A modem is not a security device. It exists solely to transfer data between you and your ISP. Therefore, it offers no protection between your computer and the endless sea of internet-connected devices in the world.

It also means that your public-facing IP address resolves directly to your PC. Think of it like leaving your door unlocked: anyone with the time and inclination can dig around your computer trying to find vulnerabilities.


An anti-virus suite won’t be enough to protect you here. “Vulnerabilities” can mean anything from erroneous open ports to well-known exploits on your operating system of choice.

And in case you think your vulnerable IP address will be safe among the estimated 4.3 billion IPv4 addresses IPv6 vs. IPv4 : Should You Care (Or Do Anything) As A User? [MakeUseOf Explains] More recently, there's been a lot of talk about switching to IPv6 and how it will bring a lot of benefits to the Internet. But, this "news" keeps repeating itself, as there's always an occasional... Read More in the world, think again. Millions of automated bots search for and discover weak IP addresses around the clock, 365 days a year.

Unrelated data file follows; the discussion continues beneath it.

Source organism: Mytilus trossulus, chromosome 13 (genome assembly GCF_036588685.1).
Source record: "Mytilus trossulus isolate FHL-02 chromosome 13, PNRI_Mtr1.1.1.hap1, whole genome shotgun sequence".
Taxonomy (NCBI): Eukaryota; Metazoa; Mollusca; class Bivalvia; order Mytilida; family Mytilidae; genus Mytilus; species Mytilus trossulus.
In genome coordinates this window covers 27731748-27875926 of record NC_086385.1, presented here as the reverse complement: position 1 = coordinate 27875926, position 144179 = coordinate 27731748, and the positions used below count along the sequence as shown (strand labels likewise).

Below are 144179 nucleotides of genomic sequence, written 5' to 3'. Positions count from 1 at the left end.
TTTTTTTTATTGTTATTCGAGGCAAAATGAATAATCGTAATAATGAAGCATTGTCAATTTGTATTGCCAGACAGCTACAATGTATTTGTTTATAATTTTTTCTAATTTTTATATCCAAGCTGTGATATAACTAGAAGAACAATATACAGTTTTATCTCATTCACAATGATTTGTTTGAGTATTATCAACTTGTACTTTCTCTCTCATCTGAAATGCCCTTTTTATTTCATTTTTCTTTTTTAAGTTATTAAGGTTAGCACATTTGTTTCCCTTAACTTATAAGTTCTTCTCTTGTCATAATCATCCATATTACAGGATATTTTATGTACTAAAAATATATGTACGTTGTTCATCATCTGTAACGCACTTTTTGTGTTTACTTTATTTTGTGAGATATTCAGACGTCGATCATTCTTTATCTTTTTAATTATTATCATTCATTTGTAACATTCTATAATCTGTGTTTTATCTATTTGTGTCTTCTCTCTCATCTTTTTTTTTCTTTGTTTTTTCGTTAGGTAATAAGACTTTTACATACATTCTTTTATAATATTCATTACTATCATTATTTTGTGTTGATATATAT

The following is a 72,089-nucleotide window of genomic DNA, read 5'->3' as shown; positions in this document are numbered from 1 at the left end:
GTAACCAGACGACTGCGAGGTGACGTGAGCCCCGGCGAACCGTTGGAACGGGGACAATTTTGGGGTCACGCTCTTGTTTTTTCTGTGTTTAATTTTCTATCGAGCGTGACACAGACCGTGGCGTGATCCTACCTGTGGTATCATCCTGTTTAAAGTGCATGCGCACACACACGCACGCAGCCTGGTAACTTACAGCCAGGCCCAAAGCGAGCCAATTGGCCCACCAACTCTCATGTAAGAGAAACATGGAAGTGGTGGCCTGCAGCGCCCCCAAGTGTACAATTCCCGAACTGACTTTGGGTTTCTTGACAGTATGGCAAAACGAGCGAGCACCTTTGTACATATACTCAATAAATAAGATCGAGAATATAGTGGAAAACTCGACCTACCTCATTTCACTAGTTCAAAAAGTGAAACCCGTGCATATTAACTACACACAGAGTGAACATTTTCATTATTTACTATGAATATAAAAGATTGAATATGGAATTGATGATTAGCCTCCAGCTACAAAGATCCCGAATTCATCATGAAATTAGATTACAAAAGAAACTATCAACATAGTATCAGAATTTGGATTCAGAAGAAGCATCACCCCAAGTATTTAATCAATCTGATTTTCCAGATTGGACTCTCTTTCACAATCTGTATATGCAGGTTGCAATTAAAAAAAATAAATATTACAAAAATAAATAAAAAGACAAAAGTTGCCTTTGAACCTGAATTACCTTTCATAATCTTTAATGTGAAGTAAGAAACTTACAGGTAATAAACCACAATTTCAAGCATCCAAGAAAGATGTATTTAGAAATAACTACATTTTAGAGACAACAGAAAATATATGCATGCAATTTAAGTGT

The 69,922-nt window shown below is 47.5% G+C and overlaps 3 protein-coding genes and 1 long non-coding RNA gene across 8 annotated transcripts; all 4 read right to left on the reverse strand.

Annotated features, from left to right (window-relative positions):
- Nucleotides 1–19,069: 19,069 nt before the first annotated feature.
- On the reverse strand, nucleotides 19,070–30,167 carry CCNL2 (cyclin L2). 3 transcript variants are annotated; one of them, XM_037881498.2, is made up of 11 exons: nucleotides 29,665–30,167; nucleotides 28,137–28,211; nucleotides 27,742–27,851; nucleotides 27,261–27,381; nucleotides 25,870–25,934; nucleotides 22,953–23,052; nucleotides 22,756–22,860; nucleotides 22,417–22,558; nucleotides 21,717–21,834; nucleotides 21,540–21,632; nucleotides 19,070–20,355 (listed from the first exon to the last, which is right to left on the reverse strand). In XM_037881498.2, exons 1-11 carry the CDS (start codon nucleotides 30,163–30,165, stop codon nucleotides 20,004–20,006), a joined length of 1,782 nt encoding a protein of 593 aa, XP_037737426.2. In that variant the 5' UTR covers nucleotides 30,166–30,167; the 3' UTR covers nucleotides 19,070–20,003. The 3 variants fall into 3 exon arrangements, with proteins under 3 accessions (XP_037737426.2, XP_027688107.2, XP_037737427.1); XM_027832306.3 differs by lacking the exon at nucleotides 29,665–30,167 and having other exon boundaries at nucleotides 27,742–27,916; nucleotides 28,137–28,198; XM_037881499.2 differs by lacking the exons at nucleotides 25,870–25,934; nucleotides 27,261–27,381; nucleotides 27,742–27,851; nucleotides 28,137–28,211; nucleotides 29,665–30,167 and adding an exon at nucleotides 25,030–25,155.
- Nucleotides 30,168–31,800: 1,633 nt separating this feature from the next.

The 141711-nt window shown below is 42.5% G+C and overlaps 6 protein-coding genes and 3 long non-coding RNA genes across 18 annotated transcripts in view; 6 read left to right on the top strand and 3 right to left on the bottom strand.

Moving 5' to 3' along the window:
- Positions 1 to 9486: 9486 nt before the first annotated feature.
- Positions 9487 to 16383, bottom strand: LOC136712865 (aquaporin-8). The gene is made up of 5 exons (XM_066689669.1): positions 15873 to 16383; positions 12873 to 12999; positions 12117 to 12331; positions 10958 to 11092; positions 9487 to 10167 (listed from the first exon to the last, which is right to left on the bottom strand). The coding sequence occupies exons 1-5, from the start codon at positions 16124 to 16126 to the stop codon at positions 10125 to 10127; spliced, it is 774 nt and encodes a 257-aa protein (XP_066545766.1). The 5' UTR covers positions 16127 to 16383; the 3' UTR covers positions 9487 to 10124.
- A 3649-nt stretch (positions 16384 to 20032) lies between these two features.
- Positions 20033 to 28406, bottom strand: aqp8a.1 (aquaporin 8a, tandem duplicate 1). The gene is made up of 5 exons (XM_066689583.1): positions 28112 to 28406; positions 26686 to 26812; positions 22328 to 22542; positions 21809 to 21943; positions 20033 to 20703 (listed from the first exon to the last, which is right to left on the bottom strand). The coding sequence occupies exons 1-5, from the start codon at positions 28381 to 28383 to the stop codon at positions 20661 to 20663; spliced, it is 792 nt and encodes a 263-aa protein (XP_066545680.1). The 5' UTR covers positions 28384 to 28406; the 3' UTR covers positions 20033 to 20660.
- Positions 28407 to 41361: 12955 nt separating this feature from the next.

It boils down to this: if you have an Internet > Modem > PC setup, you’re entirely reliant on your firewall and operating system to keep you safe. Given that tests have shown that in some cases Windows can be compromised before its built-in firewall can block an incoming connection, this is a foolhardy choice.

A router’s biggest advantage is that it comes with a built-in firewall that’s considerably more robust, stable, and advanced than anything provided by your operating system or third-party companies Which Free Firewall For Windows Is Best For You? We place emphasis on antivirus and malware removal, but don't ignore firewalls. Let's take a look at the best free Windows firewalls, comparing ease of setup, ease of use, and availability of features. Read More .


This prevents anything else on the internet from initiating communication directly with your machine. The WAN port of the router is the only thing that’s open to the internet and your computer’s individual IP address is only available on your home network, so it’s less likely for a malicious user to take advantage of that.